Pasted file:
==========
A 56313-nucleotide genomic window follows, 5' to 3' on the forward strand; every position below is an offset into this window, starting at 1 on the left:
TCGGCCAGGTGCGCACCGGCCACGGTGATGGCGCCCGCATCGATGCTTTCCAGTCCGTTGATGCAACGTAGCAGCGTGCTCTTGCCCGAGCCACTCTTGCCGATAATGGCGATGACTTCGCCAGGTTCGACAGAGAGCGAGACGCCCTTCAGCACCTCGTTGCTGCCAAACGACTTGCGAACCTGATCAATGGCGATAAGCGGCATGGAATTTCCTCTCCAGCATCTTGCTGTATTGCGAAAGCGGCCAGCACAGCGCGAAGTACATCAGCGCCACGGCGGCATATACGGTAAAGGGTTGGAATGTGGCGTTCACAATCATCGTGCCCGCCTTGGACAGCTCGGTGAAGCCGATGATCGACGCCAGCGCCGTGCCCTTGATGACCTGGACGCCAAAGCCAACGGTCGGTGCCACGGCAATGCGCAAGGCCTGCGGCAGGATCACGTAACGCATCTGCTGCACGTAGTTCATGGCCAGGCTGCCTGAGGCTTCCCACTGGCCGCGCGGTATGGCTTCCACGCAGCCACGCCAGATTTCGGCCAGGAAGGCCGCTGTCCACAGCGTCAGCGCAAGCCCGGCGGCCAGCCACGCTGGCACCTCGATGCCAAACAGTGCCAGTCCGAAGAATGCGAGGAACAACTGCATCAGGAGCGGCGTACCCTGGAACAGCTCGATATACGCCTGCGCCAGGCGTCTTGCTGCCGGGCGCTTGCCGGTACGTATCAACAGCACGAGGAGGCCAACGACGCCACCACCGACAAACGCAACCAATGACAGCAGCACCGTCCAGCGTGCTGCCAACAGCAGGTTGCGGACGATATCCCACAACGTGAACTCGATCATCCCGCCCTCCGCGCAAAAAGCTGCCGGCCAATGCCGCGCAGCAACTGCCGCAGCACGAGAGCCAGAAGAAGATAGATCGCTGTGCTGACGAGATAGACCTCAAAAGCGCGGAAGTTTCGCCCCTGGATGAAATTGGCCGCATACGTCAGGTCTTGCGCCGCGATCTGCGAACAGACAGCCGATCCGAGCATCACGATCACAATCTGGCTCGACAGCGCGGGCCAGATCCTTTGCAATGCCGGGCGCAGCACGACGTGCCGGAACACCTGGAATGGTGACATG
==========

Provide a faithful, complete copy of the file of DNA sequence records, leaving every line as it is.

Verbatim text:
A 56313-nucleotide genomic window follows, 5' to 3' on the forward strand; every position below is an offset into this window, starting at 1 on the left:
TCGGCCAGGTGCGCACCGGCCACGGTGATGGCGCCCGCATCGATGCTTTCCAGTCCGTTGATGCAACGTAGCAGCGTGCTCTTGCCCGAGCCACTCTTGCCGATAATGGCGATGACTTCGCCAGGTTCGACAGAGAGCGAGACGCCCTTCAGCACCTCGTTGCTGCCAAACGACTTGCGAACCTGATCAATGGCGATAAGCGGCATGGAATTTCCTCTCCAGCATCTTGCTGTATTGCGAAAGCGGCCAGCACAGCGCGAAGTACATCAGCGCCACGGCGGCATATACGGTAAAGGGTTGGAATGTGGCGTTCACAATCATCGTGCCCGCCTTGGACAGCTCGGTGAAGCCGATGATCGACGCCAGCGCCGTGCCCTTGATGACCTGGACGCCAAAGCCAACGGTCGGTGCCACGGCAATGCGCAAGGCCTGCGGCAGGATCACGTAACGCATCTGCTGCACGTAGTTCATGGCCAGGCTGCCTGAGGCTTCCCACTGGCCGCGCGGTATGGCTTCCACGCAGCCACGCCAGATTTCGGCCAGGAAGGCCGCTGTCCACAGCGTCAGCGCAAGCCCGGCGGCCAGCCACGCTGGCACCTCGATGCCAAACAGTGCCAGTCCGAAGAATGCGAGGAACAACTGCATCAGGAGCGGCGTACCCTGGAACAGCTCGATATACGCCTGCGCCAGGCGTCTTGCTGCCGGGCGCTTGCCGGTACGTATCAACAGCACGAGGAGGCCAACGACGCCACCACCGACAAACGCAACCAATGACAGCAGCACCGTCCAGCGTGCTGCCAACAGCAGGTTGCGGACGATATCCCACAACGTGAACTCGATCATCCCGCCCTCCGCGCAAAAAGCTGCCGGCCAATGCCGCGCAGCAACTGCCGCAGCACGAGAGCCAGAAGAAGATAGATCGCTGTGCTGACGAGATAGACCTCAAAAGCGCGGAAGTTTCGCCCCTGGATGAAATTGGCCGCATACGTCAGGTCTTGCGCCGCGATCTGCGAACAGACAGCCGATCCGAGCATCACGATCACAATCTGGCTCGACAGCGCGGGCCAGATCCTTTGCAATGCCGGGCGCAGCACGACGTGCCGGAACACCTGGAATGGTGACATG